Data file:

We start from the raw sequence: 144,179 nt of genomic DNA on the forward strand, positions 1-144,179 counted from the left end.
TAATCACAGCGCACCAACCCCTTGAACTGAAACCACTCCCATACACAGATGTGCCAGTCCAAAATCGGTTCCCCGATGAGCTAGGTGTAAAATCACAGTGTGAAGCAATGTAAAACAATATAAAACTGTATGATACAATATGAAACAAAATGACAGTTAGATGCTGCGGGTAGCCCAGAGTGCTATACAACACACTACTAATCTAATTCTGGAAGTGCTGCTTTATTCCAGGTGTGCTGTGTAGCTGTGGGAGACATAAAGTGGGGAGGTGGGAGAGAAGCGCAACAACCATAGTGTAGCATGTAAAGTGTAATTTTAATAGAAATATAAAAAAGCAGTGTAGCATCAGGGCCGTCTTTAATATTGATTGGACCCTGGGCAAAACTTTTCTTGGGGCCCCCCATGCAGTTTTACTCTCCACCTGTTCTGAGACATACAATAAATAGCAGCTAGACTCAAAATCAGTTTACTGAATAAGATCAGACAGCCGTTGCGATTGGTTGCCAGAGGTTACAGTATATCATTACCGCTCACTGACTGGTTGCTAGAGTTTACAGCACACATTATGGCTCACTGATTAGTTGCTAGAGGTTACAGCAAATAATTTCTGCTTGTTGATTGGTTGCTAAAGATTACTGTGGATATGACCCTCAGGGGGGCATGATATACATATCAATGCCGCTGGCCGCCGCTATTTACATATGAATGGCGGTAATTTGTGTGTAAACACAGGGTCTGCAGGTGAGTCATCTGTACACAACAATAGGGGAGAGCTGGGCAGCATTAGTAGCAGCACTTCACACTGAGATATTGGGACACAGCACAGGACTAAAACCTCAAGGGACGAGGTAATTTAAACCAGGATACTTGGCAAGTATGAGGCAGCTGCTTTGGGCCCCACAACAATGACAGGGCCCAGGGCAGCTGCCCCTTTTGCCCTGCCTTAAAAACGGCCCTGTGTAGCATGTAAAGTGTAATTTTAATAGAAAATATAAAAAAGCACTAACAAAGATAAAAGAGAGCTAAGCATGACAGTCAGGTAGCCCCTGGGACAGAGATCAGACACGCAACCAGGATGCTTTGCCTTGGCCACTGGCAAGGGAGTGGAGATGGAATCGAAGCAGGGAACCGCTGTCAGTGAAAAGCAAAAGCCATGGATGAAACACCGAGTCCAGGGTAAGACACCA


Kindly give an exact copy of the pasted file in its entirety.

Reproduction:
We start from the raw sequence: 144,179 nt of genomic DNA on the forward strand, positions 1-144,179 counted from the left end.
TAATCACAGCGCACCAACCCCTTGAACTGAAACCACTCCCATACACAGATGTGCCAGTCCAAAATCGGTTCCCCGATGAGCTAGGTGTAAAATCACAGTGTGAAGCAATGTAAAACAATATAAAACTGTATGATACAATATGAAACAAAATGACAGTTAGATGCTGCGGGTAGCCCAGAGTGCTATACAACACACTACTAATCTAATTCTGGAAGTGCTGCTTTATTCCAGGTGTGCTGTGTAGCTGTGGGAGACATAAAGTGGGGAGGTGGGAGAGAAGCGCAACAACCATAGTGTAGCATGTAAAGTGTAATTTTAATAGAAATATAAAAAAGCAGTGTAGCATCAGGGCCGTCTTTAATATTGATTGGACCCTGGGCAAAACTTTTCTTGGGGCCCCCCATGCAGTTTTACTCTCCACCTGTTCTGAGACATACAATAAATAGCAGCTAGACTCAAAATCAGTTTACTGAATAAGATCAGACAGCCGTTGCGATTGGTTGCCAGAGGTTACAGTATATCATTACCGCTCACTGACTGGTTGCTAGAGTTTACAGCACACATTATGGCTCACTGATTAGTTGCTAGAGGTTACAGCAAATAATTTCTGCTTGTTGATTGGTTGCTAAAGATTACTGTGGATATGACCCTCAGGGGGGCATGATATACATATCAATGCCGCTGGCCGCCGCTATTTACATATGAATGGCGGTAATTTGTGTGTAAACACAGGGTCTGCAGGTGAGTCATCTGTACACAACAATAGGGGAGAGCTGGGCAGCATTAGTAGCAGCACTTCACACTGAGATATTGGGACACAGCACAGGACTAAAACCTCAAGGGACGAGGTAATTTAAACCAGGATACTTGGCAAGTATGAGGCAGCTGCTTTGGGCCCCACAACAATGACAGGGCCCAGGGCAGCTGCCCCTTTTGCCCTGCCTTAAAAACGGCCCTGTGTAGCATGTAAAGTGTAATTTTAATAGAAAATATAAAAAAGCACTAACAAAGATAAAAGAGAGCTAAGCATGACAGTCAGGTAGCCCCTGGGACAGAGATCAGACACGCAACCAGGATGCTTTGCCTTGGCCACTGGCAAGGGAGTGGAGATGGAATCGAAGCAGGGAACCGCTGTCAGTGAAAAGCAAAAGCCATGGATGAAACACCGAGTCCAGGGTAAGACACCA